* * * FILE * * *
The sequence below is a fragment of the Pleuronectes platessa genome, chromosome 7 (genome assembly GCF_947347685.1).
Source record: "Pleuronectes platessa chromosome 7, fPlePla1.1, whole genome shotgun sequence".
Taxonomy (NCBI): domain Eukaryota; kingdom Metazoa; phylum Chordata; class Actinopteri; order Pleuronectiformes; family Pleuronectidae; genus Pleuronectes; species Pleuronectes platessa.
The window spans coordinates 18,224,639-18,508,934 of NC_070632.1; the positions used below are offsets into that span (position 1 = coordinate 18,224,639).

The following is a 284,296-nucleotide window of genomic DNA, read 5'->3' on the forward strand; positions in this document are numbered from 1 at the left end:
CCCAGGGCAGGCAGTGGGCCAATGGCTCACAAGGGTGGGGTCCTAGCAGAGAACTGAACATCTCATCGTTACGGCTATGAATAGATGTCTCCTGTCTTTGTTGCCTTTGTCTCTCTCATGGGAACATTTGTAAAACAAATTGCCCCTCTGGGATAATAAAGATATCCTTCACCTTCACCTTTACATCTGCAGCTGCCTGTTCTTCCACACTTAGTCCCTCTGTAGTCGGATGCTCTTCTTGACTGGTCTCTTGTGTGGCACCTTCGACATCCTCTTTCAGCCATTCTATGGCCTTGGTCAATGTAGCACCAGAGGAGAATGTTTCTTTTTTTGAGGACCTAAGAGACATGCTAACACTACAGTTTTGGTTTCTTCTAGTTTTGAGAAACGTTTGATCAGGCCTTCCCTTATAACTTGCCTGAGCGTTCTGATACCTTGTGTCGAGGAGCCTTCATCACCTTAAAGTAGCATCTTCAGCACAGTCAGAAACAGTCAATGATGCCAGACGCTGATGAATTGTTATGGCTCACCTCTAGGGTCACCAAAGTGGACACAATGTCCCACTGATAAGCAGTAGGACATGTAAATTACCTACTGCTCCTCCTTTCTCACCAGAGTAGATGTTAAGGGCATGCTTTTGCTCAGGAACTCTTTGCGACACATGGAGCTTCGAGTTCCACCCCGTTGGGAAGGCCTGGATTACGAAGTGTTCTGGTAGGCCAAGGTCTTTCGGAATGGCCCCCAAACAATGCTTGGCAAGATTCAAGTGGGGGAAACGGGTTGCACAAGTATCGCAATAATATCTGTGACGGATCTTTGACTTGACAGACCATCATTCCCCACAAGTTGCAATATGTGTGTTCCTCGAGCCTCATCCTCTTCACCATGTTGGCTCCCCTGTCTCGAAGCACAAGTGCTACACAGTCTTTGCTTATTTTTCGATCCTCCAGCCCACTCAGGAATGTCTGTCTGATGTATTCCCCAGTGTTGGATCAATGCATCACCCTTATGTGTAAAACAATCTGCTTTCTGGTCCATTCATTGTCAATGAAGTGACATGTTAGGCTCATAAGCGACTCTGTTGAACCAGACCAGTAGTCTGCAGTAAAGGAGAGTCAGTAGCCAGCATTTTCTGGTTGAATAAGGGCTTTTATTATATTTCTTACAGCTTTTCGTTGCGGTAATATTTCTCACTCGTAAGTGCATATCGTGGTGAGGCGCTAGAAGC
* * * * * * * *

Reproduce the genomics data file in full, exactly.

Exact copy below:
The sequence below is a fragment of the Pleuronectes platessa genome, chromosome 7 (genome assembly GCF_947347685.1).
Source record: "Pleuronectes platessa chromosome 7, fPlePla1.1, whole genome shotgun sequence".
Taxonomy (NCBI): domain Eukaryota; kingdom Metazoa; phylum Chordata; class Actinopteri; order Pleuronectiformes; family Pleuronectidae; genus Pleuronectes; species Pleuronectes platessa.
The window spans coordinates 18,224,639-18,508,934 of NC_070632.1; the positions used below are offsets into that span (position 1 = coordinate 18,224,639).

The following is a 284,296-nucleotide window of genomic DNA, read 5'->3' on the forward strand; positions in this document are numbered from 1 at the left end:
CCCAGGGCAGGCAGTGGGCCAATGGCTCACAAGGGTGGGGTCCTAGCAGAGAACTGAACATCTCATCGTTACGGCTATGAATAGATGTCTCCTGTCTTTGTTGCCTTTGTCTCTCTCATGGGAACATTTGTAAAACAAATTGCCCCTCTGGGATAATAAAGATATCCTTCACCTTCACCTTTACATCTGCAGCTGCCTGTTCTTCCACACTTAGTCCCTCTGTAGTCGGATGCTCTTCTTGACTGGTCTCTTGTGTGGCACCTTCGACATCCTCTTTCAGCCATTCTATGGCCTTGGTCAATGTAGCACCAGAGGAGAATGTTTCTTTTTTTGAGGACCTAAGAGACATGCTAACACTACAGTTTTGGTTTCTTCTAGTTTTGAGAAACGTTTGATCAGGCCTTCCCTTATAACTTGCCTGAGCGTTCTGATACCTTGTGTCGAGGAGCCTTCATCACCTTAAAGTAGCATCTTCAGCACAGTCAGAAACAGTCAATGATGCCAGACGCTGATGAATTGTTATGGCTCACCTCTAGGGTCACCAAAGTGGACACAATGTCCCACTGATAAGCAGTAGGACATGTAAATTACCTACTGCTCCTCCTTTCTCACCAGAGTAGATGTTAAGGGCATGCTTTTGCTCAGGAACTCTTTGCGACACATGGAGCTTCGAGTTCCACCCCGTTGGGAAGGCCTGGATTACGAAGTGTTCTGGTAGGCCAAGGTCTTTCGGAATGGCCCCCAAACAATGCTTGGCAAGATTCAAGTGGGGGAAACGGGTTGCACAAGTATCGCAATAATATCTGTGACGGATCTTTGACTTGACAGACCATCATTCCCCACAAGTTGCAATATGTGTGTTCCTCGAGCCTCATCCTCTTCACCATGTTGGCTCCCCTGTCTCGAAGCACAAGTGCTACACAGTCTTTGCTTATTTTTCGATCCTCCAGCCCACTCAGGAATGTCTGTCTGATGTATTCCCCAGTGTTGGATCAATGCATCACCCTTATGTGTAAAACAATCTGCTTTCTGGTCCATTCATTGTCAATGAAGTGACATGTTAGGCTCATAAGCGACTCTGTTGAACCAGACCAGTAGTCTGCAGTAAAGGAGAGTCAGTAGCCAGCATTTTCTGGTTGAATAAGGGCTTTTATTATATTTCTTACAGCTTTTCGTTGCGGTAATATTTCTCACTCGTAAGTGCATATCGTGGTGAGGCGCTAGAAGC